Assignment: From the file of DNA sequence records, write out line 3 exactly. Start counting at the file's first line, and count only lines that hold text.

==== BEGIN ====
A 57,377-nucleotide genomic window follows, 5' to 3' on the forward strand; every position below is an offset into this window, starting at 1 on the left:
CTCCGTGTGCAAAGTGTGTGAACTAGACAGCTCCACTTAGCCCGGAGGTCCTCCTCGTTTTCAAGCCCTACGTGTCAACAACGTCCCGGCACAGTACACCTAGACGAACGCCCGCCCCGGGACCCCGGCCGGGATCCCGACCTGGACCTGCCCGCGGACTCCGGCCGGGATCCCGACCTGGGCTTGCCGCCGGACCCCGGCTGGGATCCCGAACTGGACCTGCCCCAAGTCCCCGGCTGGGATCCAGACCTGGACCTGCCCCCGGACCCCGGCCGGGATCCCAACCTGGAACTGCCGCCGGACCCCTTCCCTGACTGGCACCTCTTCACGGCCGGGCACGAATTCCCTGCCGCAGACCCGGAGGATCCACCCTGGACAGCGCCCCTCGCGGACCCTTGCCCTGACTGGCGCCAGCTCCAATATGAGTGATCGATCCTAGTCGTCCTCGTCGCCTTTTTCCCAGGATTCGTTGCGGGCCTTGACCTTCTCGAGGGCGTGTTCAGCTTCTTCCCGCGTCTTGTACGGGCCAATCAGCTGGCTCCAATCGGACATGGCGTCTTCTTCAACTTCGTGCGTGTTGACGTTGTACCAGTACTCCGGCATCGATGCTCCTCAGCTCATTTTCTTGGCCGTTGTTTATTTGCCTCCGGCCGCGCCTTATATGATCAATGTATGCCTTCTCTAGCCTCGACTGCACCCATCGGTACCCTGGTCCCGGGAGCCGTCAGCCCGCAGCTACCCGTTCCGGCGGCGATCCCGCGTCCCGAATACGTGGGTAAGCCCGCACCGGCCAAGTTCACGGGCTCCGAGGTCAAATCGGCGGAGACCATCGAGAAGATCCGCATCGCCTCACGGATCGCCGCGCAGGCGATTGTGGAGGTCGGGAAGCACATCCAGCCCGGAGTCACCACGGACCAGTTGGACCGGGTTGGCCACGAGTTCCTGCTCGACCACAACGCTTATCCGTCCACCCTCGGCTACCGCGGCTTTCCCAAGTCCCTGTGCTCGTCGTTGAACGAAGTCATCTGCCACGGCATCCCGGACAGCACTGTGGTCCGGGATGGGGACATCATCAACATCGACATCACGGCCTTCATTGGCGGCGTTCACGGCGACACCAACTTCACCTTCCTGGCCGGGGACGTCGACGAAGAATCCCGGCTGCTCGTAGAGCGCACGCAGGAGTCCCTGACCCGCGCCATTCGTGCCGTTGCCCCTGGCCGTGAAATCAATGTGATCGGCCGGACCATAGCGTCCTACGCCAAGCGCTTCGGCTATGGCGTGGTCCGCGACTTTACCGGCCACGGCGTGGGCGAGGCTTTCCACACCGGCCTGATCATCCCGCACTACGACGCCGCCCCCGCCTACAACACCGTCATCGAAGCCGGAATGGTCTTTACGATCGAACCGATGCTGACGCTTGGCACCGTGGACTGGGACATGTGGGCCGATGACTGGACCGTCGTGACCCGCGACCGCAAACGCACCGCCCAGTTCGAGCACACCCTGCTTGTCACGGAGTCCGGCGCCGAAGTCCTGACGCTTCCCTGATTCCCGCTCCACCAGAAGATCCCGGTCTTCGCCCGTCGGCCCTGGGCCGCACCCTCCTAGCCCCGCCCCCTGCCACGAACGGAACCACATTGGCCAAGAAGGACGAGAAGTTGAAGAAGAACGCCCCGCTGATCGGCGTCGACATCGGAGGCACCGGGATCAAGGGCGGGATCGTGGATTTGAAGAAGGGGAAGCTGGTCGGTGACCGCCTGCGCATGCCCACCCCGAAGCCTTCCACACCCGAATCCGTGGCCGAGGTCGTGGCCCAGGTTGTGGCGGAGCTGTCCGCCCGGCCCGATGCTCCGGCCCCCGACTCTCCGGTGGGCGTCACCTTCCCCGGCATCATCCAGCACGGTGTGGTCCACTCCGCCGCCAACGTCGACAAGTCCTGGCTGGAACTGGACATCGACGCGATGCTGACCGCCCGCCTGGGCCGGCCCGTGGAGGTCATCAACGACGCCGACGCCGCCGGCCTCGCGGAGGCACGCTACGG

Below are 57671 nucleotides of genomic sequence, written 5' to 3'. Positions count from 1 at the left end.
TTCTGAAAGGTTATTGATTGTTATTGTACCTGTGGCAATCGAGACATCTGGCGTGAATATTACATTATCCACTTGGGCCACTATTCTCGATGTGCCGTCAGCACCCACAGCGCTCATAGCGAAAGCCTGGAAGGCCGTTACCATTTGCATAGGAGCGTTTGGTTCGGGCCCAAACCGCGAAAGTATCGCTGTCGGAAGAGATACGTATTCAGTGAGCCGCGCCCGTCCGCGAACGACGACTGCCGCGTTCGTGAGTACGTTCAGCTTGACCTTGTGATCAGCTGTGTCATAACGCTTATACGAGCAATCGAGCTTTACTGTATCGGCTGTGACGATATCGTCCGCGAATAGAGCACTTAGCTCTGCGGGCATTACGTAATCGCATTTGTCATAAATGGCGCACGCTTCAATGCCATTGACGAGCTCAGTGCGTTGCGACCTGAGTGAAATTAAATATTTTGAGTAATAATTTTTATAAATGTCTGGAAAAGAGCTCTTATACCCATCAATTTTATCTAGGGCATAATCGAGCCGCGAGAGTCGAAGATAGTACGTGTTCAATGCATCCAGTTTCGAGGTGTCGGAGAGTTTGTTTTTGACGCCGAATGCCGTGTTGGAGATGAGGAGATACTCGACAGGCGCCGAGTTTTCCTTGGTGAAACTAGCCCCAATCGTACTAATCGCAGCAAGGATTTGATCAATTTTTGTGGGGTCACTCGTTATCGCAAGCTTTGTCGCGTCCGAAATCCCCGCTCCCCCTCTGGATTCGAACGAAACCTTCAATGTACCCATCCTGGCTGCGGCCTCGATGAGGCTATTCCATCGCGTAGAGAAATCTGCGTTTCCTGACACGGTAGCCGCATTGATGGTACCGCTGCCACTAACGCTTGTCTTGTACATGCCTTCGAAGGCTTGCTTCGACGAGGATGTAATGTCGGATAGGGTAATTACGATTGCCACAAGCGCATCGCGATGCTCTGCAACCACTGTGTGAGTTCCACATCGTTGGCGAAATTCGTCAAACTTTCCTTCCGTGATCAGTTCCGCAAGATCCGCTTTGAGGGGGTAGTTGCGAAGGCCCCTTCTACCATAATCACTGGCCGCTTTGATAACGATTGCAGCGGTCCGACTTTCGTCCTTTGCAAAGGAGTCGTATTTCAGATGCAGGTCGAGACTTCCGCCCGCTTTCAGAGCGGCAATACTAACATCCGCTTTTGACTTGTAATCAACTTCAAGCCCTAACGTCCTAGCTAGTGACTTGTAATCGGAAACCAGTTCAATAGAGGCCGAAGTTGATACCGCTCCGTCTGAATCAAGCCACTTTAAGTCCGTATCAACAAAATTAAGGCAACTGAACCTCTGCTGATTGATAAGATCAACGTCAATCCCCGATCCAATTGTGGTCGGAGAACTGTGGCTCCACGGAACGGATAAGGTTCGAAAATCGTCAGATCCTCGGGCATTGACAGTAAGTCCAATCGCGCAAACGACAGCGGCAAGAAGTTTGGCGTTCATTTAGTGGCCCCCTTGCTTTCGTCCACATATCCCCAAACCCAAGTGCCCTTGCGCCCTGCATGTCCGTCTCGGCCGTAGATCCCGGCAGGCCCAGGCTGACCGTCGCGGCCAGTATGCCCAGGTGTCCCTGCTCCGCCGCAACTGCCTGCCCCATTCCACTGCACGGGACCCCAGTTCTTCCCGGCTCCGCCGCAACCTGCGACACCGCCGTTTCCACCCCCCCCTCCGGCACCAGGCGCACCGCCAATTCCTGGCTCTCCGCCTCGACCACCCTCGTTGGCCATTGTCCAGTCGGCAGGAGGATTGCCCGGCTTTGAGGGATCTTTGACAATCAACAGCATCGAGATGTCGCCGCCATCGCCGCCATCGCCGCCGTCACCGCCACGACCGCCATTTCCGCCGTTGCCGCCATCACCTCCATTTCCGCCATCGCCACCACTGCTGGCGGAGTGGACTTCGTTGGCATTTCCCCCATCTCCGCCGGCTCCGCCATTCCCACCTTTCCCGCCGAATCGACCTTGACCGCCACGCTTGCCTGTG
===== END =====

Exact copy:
Below are 57671 nucleotides of genomic sequence, written 5' to 3'. Positions count from 1 at the left end.